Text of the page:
The Catholic Defender: Saint Cyril of Alexandria
Saints are not born with halos around their heads. Cyril, recognized as a great teacher of the Church, began his career as archbishop of Alexandria, Egypt, with impulsive, often violent, actions. He pillaged and closed the churches of the Novatian heretics—who required those who denied the faith to be re-baptized—participated in the deposing of Saint John Chrysostom, and confiscated Jewish property, expelling the Jews from Alexandria in retaliation for their attacks on Christians.
He is chiefly known for his campaign against Nestorius, bishop of Constantinople, whose views on Christ's nature were to be declared heretical. Cyril was named a doctor of the church in 1882.
In 430 Cyril became embroiled with Nestorius, patriarch of Constantinople, who was preaching that Mary was not the Mother of God since Christ was Divine and not human, and consequently she should not have the word theotokos (God-bearer) applied to her. He persuaded Pope Celestine I to convoke a synod at Rome, which condemned Nestorius, and then did the same at his own synod in Alexandria. Celestine directed Cyril to depose Nestorius, and in 431, Cyril presided over the third General Council at Ephesus, attended by some two hundred bishops, which condemned all the tenets of Nestorius
Cyril wrote extensively and was a leading Father of the Church, and his work is noted as “Pillar of Faith” and “Seal of the Fathers” even today. Cyril is certainly among the Church Fathers, and a Doctor of the Church. Cyril was a central figure in the “First Council of Ephesus” in 431.
Cyril’s importance for theology and Church history lies in his championing the cause of orthodoxy against the heresy of Nestorius, who taught that in Christ there were two persons, one human and one divine.
The controversy centered around the two natures in Christ. Nestorius would not agree to the title “God-bearer” for Mary. He preferred “Christ-bearer,” saying there are two distinct persons in Christ—divine and human—joined only by a moral union. He said Mary was not the mother of God but only of the man Christ, whose humanity was only a temple of God. Nestorianism implied that the humanity of Christ was a mere disguise.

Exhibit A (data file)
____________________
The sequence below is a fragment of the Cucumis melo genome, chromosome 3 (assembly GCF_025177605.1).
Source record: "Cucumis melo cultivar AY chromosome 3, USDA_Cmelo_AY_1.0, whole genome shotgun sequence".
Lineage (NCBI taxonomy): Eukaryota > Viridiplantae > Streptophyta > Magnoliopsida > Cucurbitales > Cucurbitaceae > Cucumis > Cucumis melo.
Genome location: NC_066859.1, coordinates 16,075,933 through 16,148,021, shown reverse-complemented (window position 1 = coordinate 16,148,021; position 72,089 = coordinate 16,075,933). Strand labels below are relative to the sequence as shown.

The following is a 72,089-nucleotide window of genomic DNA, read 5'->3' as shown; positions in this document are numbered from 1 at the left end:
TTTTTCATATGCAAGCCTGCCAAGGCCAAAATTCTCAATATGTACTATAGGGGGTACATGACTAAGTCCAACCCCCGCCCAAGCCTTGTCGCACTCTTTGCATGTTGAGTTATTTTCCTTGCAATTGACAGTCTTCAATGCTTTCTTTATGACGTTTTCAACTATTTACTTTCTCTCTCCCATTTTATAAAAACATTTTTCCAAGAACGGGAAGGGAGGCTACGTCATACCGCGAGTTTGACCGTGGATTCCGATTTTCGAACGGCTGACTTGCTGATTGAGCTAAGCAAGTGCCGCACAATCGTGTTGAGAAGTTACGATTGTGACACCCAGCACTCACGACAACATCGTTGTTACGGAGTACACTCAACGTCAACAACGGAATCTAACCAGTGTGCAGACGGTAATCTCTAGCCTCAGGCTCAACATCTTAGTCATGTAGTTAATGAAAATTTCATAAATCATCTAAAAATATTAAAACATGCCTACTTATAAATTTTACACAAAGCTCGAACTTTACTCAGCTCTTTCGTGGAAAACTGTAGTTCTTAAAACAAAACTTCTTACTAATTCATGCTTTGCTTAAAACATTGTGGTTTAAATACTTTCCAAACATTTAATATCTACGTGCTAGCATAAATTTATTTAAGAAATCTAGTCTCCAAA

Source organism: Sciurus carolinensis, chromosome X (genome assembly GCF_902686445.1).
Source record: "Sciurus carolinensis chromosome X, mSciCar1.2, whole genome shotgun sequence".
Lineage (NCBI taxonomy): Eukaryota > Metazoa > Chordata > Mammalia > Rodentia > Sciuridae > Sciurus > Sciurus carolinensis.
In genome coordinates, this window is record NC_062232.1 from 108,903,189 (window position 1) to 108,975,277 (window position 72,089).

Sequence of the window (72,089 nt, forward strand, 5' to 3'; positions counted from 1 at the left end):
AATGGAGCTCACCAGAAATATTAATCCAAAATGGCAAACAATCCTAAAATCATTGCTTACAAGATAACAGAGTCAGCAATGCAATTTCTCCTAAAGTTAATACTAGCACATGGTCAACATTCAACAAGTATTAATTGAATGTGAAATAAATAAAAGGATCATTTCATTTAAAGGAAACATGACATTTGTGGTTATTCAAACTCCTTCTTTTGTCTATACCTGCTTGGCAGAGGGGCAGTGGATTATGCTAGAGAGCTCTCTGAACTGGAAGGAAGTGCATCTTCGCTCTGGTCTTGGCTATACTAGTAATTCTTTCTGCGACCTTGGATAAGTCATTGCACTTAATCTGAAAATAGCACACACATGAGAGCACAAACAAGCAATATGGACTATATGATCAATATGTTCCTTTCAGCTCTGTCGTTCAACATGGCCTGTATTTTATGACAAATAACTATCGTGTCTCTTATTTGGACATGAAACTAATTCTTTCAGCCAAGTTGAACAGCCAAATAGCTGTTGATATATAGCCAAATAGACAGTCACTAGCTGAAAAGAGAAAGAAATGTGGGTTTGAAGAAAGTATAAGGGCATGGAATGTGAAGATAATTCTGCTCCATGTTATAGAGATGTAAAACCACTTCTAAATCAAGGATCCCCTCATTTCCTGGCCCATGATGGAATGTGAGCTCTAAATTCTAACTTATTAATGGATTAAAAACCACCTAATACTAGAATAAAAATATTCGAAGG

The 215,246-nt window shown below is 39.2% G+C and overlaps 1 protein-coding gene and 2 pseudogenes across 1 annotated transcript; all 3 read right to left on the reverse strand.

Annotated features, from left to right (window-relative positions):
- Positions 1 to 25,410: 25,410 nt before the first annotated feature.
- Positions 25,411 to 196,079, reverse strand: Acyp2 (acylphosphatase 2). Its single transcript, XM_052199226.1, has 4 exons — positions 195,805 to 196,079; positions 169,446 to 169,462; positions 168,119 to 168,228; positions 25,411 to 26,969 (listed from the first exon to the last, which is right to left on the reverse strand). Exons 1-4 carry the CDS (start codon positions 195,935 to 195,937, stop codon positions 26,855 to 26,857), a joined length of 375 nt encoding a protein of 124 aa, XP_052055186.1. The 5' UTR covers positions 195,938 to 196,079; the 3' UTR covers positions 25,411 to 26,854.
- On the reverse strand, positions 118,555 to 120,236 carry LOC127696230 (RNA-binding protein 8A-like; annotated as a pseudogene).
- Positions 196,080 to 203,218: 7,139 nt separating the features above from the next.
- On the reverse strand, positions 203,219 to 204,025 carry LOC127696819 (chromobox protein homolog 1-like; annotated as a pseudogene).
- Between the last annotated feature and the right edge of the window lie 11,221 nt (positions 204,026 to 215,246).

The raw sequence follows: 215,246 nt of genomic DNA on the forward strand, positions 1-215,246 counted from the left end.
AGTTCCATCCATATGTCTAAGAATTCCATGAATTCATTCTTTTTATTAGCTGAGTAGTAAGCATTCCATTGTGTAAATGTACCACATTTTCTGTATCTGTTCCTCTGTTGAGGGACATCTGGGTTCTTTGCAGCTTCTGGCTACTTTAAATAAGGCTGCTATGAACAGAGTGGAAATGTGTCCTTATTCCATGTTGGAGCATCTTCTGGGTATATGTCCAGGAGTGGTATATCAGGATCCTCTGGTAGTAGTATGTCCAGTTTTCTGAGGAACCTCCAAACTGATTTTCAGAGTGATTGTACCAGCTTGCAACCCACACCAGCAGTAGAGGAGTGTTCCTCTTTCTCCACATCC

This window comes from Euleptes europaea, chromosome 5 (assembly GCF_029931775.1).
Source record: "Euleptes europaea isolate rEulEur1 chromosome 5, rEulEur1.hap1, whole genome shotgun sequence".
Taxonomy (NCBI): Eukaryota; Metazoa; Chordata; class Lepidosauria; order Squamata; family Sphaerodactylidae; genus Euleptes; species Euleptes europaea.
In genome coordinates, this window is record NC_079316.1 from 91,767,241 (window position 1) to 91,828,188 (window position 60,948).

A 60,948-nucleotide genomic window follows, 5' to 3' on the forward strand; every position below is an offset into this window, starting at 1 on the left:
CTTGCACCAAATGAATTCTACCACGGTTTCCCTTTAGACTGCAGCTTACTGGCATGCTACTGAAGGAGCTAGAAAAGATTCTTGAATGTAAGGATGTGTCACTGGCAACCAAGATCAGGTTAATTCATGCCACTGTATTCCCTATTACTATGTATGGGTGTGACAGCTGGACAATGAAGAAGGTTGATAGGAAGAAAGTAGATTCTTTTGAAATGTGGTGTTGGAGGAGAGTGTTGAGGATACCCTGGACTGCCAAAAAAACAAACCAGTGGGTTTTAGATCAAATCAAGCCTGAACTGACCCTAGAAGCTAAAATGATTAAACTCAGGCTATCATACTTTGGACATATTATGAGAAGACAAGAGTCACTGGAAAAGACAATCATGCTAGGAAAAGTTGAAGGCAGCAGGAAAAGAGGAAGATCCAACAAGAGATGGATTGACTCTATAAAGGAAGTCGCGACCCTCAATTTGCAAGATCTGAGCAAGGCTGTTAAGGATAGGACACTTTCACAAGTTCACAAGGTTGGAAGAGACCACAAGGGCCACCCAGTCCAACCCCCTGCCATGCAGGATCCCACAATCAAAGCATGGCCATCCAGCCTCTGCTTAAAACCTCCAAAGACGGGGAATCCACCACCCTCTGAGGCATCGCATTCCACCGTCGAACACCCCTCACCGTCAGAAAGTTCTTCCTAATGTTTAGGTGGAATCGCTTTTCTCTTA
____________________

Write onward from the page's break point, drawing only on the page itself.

Presiding as the pope’s representative at the Council of Ephesus in 431, Cyril condemned Nestorianism and proclaimed Mary truly the “God-bearer”—the mother of the one Person who is truly God and truly human. In the confusion that followed, Cyril was deposed and imprisoned for three months, after which he was welcomed back to Alexandria.
Besides needing to soften some of his opposition to those who had sided with Nestorius, Cyril had difficulties with some of his own allies, who thought he had gone too far, sacrificing not only language but orthodoxy. Until his death, his policy of moderation kept his extreme partisans under control. On his deathbed, despite pressure, he refused to condemn the teacher of Nestorius.
On June 27, the Catholic Church honor St. Cyril of Alexandria. An Egyptian bishop and theologian, he is best known for his role in the Council of Ephesus, where the Church confirmed that Christ is both God and man in one person..
Lives of the saints are valuable not only for the virtue they reveal but also for the less admirable qualities that also appear. Holiness is a gift of God to us as human beings. Life is a process. We respond to God’s gift, but sometimes with a lot of zigzagging. If Cyril had been more patient and diplomatic, the Nestorian church might not have risen and maintained power so long. But even saints must grow out of immaturity, narrowness, and selfishness. It is because they—and we—do grow, that we are truly saints, persons who live the life of God.